It wasn't a perfect time, but it was the first time in years that my mind wasn't trying to self-destruct.

My six years of depression and suicidal thoughts had come to an end.

By the Grace of God, I was able to regulate my strong emotions, able to see things clearly, rationally, and able to enjoy my family, my friends, and my ministry without the fear that someday I would lose the battle against my own mind.

God helped me to realize that there was a purpose for all of the pain I'd endured.

It could be, that if I'd never struggled with my mental health, I never would have written a character that would.

It could be, that what teen readers need, isn't another cookie-cutter Christian novel.

Maybe teens and young adults need to know that sometimes life hurts. Sometimes, things don't make sense. Sometimes, we could have all the best intentions in the world to make something good out of ourselves, but somewhere along the way, we may lose our footing. And in those times it’s okay to ask for help.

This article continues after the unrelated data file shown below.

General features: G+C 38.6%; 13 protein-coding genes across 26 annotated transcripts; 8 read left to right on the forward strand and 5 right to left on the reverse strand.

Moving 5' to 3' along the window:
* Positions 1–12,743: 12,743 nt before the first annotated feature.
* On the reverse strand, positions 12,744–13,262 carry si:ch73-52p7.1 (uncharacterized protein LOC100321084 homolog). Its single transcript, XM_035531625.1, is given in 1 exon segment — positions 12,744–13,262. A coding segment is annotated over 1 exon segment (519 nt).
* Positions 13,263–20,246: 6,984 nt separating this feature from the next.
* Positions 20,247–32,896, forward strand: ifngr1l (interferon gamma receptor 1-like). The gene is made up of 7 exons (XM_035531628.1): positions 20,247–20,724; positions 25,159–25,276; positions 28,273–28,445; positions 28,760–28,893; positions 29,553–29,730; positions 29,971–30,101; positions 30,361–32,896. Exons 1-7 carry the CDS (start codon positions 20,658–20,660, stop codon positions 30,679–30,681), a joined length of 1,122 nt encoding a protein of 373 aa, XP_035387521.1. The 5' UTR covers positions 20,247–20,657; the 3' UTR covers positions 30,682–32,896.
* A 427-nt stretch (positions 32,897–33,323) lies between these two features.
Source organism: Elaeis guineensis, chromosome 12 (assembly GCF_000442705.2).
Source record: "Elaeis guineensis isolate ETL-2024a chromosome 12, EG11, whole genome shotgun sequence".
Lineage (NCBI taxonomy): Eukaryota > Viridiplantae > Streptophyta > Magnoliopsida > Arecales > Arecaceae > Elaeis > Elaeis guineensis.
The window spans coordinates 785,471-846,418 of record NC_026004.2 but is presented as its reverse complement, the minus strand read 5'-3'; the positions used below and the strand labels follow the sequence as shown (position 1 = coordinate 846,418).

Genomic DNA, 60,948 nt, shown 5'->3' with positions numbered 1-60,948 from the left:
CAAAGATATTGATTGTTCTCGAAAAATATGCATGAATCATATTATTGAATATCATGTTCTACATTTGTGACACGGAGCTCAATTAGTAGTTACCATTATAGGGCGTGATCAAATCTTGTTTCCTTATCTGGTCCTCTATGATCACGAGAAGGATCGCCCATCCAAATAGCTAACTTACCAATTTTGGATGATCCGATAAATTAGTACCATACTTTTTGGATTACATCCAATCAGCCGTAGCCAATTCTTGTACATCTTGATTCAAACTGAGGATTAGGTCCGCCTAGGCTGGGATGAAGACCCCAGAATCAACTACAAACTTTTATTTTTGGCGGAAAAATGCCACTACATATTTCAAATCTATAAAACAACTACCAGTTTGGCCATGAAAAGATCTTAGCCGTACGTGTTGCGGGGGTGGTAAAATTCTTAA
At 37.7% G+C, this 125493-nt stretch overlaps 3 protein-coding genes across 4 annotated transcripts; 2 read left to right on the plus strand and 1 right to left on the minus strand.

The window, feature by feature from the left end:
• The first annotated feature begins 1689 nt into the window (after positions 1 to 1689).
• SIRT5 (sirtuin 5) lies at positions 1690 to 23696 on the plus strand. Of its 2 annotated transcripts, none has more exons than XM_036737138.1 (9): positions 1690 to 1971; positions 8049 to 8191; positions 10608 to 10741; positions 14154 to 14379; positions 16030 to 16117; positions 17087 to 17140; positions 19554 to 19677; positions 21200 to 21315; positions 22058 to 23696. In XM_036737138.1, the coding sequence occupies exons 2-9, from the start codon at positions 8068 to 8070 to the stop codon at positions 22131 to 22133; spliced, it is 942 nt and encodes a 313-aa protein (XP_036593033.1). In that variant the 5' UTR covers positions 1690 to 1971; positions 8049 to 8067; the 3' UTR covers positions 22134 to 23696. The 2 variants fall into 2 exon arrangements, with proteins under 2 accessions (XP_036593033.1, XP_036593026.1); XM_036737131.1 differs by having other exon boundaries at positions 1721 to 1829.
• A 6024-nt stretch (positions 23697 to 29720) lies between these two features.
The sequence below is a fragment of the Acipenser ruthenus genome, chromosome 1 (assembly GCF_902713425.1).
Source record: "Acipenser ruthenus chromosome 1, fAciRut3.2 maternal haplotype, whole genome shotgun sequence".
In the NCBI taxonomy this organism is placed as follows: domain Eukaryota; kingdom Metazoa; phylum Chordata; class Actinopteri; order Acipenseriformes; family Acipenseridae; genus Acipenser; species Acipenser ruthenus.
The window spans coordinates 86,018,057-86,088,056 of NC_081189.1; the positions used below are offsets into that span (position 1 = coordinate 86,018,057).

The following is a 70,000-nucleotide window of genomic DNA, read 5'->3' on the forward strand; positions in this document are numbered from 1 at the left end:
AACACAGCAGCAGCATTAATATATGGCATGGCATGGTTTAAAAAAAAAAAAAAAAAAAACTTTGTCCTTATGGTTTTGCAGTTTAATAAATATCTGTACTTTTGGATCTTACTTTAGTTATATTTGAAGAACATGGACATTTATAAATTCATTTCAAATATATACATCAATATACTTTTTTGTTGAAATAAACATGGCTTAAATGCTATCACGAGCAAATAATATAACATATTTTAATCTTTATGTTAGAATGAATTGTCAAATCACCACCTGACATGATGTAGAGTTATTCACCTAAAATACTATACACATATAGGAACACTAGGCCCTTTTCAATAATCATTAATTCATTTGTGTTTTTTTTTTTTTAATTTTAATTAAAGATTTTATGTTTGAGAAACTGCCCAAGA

Maybe my readers don't need another influencer to make them feel worse about their less-than-perfect lives.

Maybe they need real people to look up to, and the hope that if they called out to the heavens, Someone might respond.

And maybe, just maybe— that hope would begin with a story.

Even a work of fiction...

As long as it's not fake.

_______________________________________________

To learn more about D.S. Fisichella please visit her website: dsfwriter.com or click on this link to find her book on Amazon!

If you enjoyed this article, please consider sharing it with your friends and family!

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About the author

D.S. Fisichella

Author of the YA fiction novel, "Dreamer," and member of the St. Petersburg Arts Alliance, D.S. Fisichella writes articles about literature, faith, dating, and relationships. Follow her on Insta @dsfwrites or visit her website dsfwriter.com